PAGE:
Calgary Flames

Trevor Lewis has been an underrated contributor to the Calgary Flames this season

When the Calgary Flames re-signed Trevor Lewis to a one-year contract extension in July, most people—including myself—just shrugged and went on about our days. Accounting for $800K against the cap, no one really expected much from Lewis besides playing the fourth line and penalty kill, grinding out shifts, and playing Darryl Sutter brand hockey.

Lewis so far in 2022–23

Now, despite being held pointless when nine other forwards got a point in the Flames’ 6–5 victory over the Los Angeles Kings, just one game prior Lewis was coming off a game where he scored the game-winning goal while the Flames were killing a penalty. Right now, Lewis’ production stands at five points in 15 games, a pace of 27 points in a full 82-game season. Nothing substantial by any means, but it is a big upgrade over the 16 points in 80 games he had last season.

A more detailed glance into Lewis’ unadjusted 5v5 numbers, courtesy of, tells an even greater story:

Through 14 games (not counting Calgary’s latest), Lewis has a 61.73 CF%, 61.87 xG%, 57.07 SCF%, and a 55.76 HDCF%, all while putting up a 0.972 PDO. With those numbers, Lewis ranks second on the entire team in terms of CF%, xG% and SCF%, just behind Adam Ruzicka (who has only played four games, but he’s looked very good). For HDCF%, Lewis ranks sixth on the team. Sample size is still small at only 14 games played, but Lewis has been fantastic in these 14 games.

I don’t think anyone could have predicted Lewis would have the early success he has had. While the scoresheet isn’t being filled by any means, the Flames are a better team with him on the ice right now. This is demonstrated even more upon glancing at some public analytics models.

A deeper look into Lewis’ game

Lewis’ 5v5 impacts, courtesy of, help to demonstrate just how much of an impact Lewis is making to this team.

For those unfamiliar, the top two charts represent the offensive zone, with Lewis on the ice (left side) vs without (right side). The bottom two charts represent the defensive zone, again with Lewis and without him. The more red you see in the offensive zone the better, as it details and effective amount of shots and offensive contribution. Similarly with the defensive end, the more blue you see, the better a player is performing, as it means the opposition isn’t getting significant offensive contribution.

As we look at Lewis’ chart, we can see that the Flames offence remains effective (+6%) when Lewis is on the ice, but the key standout is his defensive impacts. When Lewis is on the ice, the Flames defensive end finds itself at -31% (really good), and +2% when Lewis is not on the ice (not very good).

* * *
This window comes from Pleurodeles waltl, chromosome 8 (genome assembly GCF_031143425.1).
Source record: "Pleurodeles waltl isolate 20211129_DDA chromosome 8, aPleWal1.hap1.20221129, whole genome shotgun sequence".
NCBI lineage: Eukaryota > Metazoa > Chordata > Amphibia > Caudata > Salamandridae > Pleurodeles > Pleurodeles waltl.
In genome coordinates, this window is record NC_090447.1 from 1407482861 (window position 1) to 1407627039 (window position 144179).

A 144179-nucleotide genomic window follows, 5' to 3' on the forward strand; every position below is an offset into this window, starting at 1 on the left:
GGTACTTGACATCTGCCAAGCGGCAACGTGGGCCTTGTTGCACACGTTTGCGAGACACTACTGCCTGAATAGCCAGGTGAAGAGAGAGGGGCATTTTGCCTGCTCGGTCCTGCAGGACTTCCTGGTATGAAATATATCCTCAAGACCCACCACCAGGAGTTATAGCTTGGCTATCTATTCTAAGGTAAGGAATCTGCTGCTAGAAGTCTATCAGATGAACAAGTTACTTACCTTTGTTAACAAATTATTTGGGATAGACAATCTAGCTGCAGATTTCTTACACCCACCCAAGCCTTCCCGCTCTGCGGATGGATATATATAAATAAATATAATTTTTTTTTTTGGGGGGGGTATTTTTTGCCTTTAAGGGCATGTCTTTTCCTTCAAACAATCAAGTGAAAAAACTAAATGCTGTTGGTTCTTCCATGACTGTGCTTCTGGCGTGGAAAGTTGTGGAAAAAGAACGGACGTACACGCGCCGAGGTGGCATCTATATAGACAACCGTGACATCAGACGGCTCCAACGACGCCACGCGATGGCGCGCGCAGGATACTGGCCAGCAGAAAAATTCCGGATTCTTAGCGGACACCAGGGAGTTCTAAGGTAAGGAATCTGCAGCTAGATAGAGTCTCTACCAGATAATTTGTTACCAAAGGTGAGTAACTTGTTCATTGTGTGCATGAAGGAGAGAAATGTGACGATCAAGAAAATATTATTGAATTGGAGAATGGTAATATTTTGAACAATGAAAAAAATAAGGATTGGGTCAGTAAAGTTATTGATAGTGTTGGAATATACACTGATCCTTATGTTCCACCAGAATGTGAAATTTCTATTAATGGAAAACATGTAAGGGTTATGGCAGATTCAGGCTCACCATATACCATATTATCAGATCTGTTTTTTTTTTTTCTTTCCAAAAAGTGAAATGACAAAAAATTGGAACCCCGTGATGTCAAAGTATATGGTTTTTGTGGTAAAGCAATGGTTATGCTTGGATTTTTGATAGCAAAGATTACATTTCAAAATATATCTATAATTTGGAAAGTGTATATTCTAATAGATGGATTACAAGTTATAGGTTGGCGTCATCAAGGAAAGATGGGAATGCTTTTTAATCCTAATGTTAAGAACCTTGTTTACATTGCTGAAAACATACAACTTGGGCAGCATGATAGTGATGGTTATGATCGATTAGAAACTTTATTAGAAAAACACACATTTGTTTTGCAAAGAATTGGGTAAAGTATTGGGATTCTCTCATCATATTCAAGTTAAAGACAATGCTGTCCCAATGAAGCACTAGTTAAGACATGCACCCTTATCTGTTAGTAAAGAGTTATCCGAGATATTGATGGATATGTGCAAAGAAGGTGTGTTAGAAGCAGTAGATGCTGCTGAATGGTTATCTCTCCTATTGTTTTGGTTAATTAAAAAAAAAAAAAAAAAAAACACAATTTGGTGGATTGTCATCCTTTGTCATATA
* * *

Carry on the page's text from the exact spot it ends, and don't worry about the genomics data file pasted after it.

Some analytics folks refer to this type of defensive impact as a ‘sea of blue’ because well, the defensive end looks like an ocean with that much blue. This is definitely the case for Lewis, as there is a ton of blue, specifically close to the net and on the right point, which is where Lewis covers most of the time. Without Lewis on the ice, the Flames’ defence lets a ton of shot volume from the middle of the ice, which we all know is the deadliest area to score from.

Moving over to the regularized adjusted plus-minus charts from, a similar story is told. Lewis grades out just above-average on the offensive output scale. However, he more than makes up for it on the Corsi For/60, Expected Goals Against/60, and Corsi Against/60.

Lewis’s contributions are still valuable

The sample size is small, but Trevor Lewis has performed very well in the 14 games played by the Flames. He ranks second on the team in terms of CF%, xG%, SCF%, and sixth on the team in terms of HDCF%. Couple those great results with deeper analytics models, and we can see that Lewis has graded out exceptionally well in the defensive zone for the Flames so far. The Flames have been a better team with Lewis on the ice, than without.

We covered earlier today how Lewis has being given too many minutes as Calgary deploys all four lines in an attempt to balance out time on ice—going against the grain and being the one team in the league to not give their star players more minutes. However, this isn’t something to pinpoint onto Lewis. As the team has went with a balanced minutes approach, Lewis has been serviceable when on the ice.

Getting good contributions from a veteran player making close to league minimum is nothing to scoff at. Playing a shutdown role next to Mikael Backlund is proving to be an effective strategy for this team so far. While this sample hold up? That remains to be seen. But, the results have been great so far, and Lewis has provided exceptional positive value.

Photo by Brett Holmes/Icon Sportswire

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